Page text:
Saturday, May 27, 2006

Do You Want a Google Jockey?

From a post by Robin Good:
A Google jockey is a participant in a presentation or class session who surfs the Internet for terms, ideas, or Web sites mentioned by the presenter or related to the topic at hand. A screen displays the jockey’s searches for all participants to see.
Apparently some college classrooms are experimenting with this, with the typical setup being the instructor presenting and projecting on one screen, and a student simulataneously surfing and bringing up relevant information on a second projected screen. Students in the class can even instant message the "Google Jockey" with suggestions during the presentation. Follow the link to get a more complete description, along with a list of pros and cons.

I find this very interesting, although not necessarily something I would recommend at this point. (Obviously, we don't have the capability of running two screens simultaneously in our classrooms, although if the teacher wasn't presenting, a Google jockey could be using the projector.) Personally, I think I would find it very distracting to try to keep track of both "channels" of information. But that might be precisely the important point here. Today's students are much more used to dealing with multiple channels of information at the same time (email, web surving, IM, and text messaging all at the same time). The article points out that this appeals to those students' need for multiple sources of information, while promoting a group dynamic of learning in the classroom (not relying solely on the professor for information).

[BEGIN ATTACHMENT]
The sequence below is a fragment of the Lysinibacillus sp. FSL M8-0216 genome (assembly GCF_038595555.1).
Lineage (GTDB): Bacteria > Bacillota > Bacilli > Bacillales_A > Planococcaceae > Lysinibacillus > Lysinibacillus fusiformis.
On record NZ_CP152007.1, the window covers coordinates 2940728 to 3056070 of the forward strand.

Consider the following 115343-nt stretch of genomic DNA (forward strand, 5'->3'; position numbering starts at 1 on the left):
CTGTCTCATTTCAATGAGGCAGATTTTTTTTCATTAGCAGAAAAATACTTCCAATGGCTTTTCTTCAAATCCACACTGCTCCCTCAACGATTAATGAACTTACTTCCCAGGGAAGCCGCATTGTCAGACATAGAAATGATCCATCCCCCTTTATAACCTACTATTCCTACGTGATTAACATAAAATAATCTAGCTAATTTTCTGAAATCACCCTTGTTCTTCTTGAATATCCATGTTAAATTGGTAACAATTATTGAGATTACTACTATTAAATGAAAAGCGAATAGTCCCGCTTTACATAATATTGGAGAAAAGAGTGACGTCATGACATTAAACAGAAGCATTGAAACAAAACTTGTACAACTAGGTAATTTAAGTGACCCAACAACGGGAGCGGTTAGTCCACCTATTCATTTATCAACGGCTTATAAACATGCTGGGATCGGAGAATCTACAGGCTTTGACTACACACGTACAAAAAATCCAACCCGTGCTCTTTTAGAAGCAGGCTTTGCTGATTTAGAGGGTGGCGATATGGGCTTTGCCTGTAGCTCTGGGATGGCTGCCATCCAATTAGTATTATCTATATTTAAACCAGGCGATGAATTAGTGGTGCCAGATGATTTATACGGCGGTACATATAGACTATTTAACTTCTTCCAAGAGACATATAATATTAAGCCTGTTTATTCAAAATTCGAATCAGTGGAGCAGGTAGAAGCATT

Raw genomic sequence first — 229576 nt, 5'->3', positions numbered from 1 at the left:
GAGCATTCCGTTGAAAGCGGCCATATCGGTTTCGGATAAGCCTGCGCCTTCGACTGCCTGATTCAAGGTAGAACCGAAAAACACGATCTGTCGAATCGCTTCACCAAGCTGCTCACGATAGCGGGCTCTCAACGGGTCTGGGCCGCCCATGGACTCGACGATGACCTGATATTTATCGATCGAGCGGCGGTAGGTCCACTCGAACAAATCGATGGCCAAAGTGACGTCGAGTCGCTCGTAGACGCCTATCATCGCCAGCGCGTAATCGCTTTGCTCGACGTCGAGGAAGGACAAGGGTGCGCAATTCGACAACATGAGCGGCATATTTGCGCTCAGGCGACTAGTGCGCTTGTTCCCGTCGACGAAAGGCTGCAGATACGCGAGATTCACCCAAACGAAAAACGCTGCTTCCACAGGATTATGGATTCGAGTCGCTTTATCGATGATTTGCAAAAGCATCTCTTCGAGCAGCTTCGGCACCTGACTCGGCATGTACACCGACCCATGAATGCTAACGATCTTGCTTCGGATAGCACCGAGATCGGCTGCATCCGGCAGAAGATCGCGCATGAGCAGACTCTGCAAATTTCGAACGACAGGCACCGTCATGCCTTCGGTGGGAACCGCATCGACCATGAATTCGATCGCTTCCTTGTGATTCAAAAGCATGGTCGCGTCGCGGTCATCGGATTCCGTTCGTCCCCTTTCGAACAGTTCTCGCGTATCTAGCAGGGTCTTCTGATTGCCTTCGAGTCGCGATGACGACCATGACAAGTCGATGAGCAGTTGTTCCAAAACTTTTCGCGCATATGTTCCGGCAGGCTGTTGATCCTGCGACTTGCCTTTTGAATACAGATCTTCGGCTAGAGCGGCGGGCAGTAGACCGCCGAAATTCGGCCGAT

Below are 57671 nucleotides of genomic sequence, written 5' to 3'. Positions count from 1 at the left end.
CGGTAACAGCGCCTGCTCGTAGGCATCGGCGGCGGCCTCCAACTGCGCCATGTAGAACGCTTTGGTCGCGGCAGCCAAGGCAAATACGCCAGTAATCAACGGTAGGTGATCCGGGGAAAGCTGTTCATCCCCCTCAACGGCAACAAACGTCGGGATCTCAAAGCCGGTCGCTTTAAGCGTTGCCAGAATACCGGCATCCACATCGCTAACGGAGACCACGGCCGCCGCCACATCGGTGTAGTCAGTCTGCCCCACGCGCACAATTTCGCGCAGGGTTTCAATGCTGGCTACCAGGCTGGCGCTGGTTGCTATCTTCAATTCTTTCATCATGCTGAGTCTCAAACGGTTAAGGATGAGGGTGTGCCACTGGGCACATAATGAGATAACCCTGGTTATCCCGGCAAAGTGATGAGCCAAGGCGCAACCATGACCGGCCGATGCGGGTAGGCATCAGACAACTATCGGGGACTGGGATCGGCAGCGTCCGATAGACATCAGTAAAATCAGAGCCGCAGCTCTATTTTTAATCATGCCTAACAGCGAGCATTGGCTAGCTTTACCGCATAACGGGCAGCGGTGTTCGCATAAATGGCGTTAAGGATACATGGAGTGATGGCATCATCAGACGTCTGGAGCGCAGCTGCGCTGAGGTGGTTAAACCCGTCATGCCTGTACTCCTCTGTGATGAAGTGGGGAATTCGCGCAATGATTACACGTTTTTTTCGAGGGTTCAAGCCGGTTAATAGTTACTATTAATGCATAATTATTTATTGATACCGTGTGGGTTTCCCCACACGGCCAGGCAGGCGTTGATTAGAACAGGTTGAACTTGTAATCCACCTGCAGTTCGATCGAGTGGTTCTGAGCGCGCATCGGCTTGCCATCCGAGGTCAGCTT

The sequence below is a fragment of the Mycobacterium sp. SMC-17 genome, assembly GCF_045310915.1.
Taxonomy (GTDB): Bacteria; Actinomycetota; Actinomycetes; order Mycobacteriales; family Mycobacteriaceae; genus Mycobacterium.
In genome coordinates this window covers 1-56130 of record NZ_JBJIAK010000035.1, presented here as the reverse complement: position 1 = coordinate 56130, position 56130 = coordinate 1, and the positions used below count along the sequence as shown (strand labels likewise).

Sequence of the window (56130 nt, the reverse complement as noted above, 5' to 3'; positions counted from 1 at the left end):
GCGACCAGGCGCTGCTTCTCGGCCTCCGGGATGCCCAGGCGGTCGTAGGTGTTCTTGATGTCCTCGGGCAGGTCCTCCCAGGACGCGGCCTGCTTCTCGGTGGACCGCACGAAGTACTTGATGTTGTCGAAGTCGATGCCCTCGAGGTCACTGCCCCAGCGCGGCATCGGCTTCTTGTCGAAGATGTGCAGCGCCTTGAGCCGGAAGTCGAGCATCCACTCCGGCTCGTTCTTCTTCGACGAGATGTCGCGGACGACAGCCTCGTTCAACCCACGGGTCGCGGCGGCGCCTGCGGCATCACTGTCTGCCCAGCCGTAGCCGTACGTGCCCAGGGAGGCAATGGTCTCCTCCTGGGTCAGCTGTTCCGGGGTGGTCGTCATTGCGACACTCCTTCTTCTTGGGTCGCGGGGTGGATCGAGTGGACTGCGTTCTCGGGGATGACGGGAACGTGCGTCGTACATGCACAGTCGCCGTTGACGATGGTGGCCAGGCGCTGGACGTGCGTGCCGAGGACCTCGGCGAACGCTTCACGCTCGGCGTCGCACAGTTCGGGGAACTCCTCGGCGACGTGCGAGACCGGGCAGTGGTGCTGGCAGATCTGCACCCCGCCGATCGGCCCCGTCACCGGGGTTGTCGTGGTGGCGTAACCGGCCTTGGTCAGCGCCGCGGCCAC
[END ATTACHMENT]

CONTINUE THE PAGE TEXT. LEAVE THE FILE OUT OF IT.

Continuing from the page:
I think it brings up some interesting points regarding the changing dynamics between teacher and student in the 21st century. If students have almost instantaneous access to a whole world of information, much of it more current and more relevant than what the instructor knows, then how does that change the role of the instructor (and the methods of presentation)? How do we incorporate the best of what technology has to offer us, without losing the best of what we already offer? How do we keep students engaged, while at the same time ensure that they are doing the deep and critical thinking that "instant information" can sometimes overpower?

As usual, I have more questions than answers (not that there's anything wrong with that!) But I encourage you to read the article and think about the implications of Google jockeying for your classroom. It's going to be quite a ride . . .

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